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Friday, March 30, 2018

Ready Player One

Ready Player One is easily the most exuberant and joyful movie that Steven Spielberg has made in a very long time.  It's the kind of movie you imagine he made with a big grin on his face.  It's also the kind of movie that deserves to be seen on the biggest screen possible, as seemingly every inch is filled with some kind of action or image.  And yet, the movie never reached the point of overkill with me.  The film may be stuffed to the gills, but it never seems to lose its certain innocence and charm, and it never becomes soulless.

What Spielberg has done is basically make the ultimate video game movie.  But rather than base it on an existing game or franchise, he has created a CG virtual world made up of just about every gaming, cinematic and comic book pop culture trope of the last 40 years.  This virtual world is known as the OASIS, and it serves as an escape from the dystopian future of 2045, which seems to largely be made out of ramshackle communities made up out of scrap iron and trailers.  An 18-year-old orphan named Wade Watts (Ty Sheridan) escapes from his drab reality every chance he gets by plugging into the OASIS, as does pretty much everyone in this futuristic society.  It's a virtual reality where players can live out their greatest fantasies, and be whoever they want to be.  You can climb Mount Everest with Batman, you can race down city streets in the Back to the Future DeLorean, having to dodge not just the other racers, but also King Kong and a T-Rex who are roaming the city, and you can even fly and dance on air if you choose.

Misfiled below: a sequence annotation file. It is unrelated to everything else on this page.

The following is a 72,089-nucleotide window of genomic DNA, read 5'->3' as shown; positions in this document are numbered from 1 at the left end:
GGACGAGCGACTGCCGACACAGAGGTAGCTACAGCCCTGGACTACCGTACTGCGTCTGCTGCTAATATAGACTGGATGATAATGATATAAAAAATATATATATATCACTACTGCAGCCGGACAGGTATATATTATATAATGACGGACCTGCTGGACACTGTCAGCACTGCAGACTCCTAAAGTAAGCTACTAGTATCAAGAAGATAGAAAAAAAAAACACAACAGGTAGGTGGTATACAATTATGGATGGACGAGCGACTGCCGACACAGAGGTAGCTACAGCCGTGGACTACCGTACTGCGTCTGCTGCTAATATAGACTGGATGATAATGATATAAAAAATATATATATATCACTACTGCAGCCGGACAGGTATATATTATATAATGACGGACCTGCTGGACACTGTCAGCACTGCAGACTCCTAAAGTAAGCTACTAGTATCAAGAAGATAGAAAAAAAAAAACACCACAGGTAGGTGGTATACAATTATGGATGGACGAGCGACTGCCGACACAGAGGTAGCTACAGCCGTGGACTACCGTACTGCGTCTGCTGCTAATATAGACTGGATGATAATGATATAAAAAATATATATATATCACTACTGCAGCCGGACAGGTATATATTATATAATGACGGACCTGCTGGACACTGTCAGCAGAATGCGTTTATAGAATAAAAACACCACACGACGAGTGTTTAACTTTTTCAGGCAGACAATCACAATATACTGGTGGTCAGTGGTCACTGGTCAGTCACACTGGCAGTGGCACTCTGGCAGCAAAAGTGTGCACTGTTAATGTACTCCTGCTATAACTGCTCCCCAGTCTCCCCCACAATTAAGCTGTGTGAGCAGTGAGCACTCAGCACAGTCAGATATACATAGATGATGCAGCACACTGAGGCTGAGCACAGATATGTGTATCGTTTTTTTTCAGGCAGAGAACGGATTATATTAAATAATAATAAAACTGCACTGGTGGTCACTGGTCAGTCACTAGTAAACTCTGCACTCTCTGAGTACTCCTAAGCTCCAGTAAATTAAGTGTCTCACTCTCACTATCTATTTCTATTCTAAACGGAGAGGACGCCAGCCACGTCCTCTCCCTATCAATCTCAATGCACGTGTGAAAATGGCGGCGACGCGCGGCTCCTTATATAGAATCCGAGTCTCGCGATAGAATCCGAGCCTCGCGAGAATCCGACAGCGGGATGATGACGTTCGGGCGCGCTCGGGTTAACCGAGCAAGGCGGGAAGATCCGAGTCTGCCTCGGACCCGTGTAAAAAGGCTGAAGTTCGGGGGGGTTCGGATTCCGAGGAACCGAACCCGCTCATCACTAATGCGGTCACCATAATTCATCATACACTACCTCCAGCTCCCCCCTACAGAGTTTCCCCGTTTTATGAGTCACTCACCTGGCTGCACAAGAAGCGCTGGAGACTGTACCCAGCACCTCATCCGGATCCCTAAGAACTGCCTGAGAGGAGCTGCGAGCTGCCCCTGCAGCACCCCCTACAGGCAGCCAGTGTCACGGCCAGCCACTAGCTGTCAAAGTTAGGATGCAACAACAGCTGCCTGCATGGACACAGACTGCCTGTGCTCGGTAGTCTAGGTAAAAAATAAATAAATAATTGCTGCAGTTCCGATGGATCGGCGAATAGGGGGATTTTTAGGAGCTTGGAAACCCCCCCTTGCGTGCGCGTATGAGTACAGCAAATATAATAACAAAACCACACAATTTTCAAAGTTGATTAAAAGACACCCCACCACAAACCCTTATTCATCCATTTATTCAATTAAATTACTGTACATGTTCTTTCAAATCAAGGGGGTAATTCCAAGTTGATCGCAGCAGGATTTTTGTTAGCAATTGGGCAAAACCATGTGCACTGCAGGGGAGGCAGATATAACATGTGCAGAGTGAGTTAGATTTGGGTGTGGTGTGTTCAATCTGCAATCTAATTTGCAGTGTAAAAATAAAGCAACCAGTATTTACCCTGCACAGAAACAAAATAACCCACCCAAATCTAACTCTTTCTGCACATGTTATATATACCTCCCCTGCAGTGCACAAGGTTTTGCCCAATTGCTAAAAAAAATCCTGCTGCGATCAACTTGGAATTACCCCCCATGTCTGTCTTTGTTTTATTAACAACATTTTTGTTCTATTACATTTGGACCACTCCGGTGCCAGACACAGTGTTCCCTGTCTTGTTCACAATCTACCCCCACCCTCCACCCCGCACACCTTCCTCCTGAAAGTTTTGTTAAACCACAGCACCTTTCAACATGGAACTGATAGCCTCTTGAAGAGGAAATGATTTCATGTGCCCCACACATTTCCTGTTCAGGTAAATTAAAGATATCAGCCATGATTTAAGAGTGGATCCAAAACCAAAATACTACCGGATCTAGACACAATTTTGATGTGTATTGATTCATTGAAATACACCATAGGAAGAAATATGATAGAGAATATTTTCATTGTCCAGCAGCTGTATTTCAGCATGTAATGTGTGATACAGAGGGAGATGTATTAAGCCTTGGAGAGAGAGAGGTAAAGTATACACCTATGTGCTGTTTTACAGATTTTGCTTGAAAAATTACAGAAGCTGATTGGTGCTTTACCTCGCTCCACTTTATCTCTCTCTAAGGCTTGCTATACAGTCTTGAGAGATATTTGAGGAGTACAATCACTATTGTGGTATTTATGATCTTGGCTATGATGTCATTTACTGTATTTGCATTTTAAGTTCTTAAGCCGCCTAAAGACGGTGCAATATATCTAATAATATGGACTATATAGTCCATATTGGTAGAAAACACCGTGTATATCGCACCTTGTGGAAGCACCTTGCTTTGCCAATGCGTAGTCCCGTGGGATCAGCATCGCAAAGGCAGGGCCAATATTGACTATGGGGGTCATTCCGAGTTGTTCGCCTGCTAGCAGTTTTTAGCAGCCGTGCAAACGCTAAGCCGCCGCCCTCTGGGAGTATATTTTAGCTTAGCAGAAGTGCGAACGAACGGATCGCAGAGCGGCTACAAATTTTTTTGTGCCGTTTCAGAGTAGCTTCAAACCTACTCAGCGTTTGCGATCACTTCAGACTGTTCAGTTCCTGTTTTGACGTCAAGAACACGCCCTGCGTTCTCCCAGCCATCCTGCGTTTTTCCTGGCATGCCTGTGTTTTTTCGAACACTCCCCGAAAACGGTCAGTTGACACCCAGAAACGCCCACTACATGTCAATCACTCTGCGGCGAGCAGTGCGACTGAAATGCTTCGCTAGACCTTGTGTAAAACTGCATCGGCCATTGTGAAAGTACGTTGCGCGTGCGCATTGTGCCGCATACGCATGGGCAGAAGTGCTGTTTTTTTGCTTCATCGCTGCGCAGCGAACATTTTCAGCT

The OASIS was originally envisioned in the 2011 novel by Ernest Cline (he co-wrote the screenplay), but Spielberg and his team of animators and special effects artists have created their own vision, and it's one of the most captivating sights you're ever to see in the movies.  There is always something to look at in this movie, such it's the numerous characters pulled out of pop culture that ranges from everything from Looney Tunes to infamous horror slashers like Freddy Krueger and the Chucky doll.  I was reminded many times of watching 1988's Who Framed Roger Rabbit for the first time when I was 11, and the thrill of getting to see Bugs Bunny and Mickey Mouse share the screen for the first time.  This is perhaps a more impressive feat, as the movie doesn't just cross multiple examples of a single genre like classic cartoons, but rather various forms of media like video games and anime.  There are so many visual surprises, it would be a crime to list them all.  All I will say is that this movie will probably require multiple viewings just to pick up on it all.

Whenever Wade enters the OASIS, he becomes his avatar Parzival, an original CG creation who looks like he walked out of one of the Final Fantasy games.  Wade and his friends in this virtual world have devoted their time to trying to solve a puzzle left behind by the OASIS' original creator, James Halliday (Mark Rylance), an awkward scientific genius who died years ago, but not before leaving behind one final message for the players.  Before he died, he hid a secret "Easter Egg" within the game, which can only be unlocked by completing three separate challenges.  Whoever completes the challenges earns three multi-colored keys that can open the door that leads to the grand prize - Complete control of the OASIS, and ownership of his trillion-dollar digital empire.  Many of the players within the virtual world have given up on cracking Halliday's cryptic clues, and just live out their fantasies.  But Wade and a fellow adventurous girl that he meets within the OASIS who calls herself Art3mis (Olivia Cooke) are determined to solve the mystery, and know that the answer must lie somewhere within the creator's past.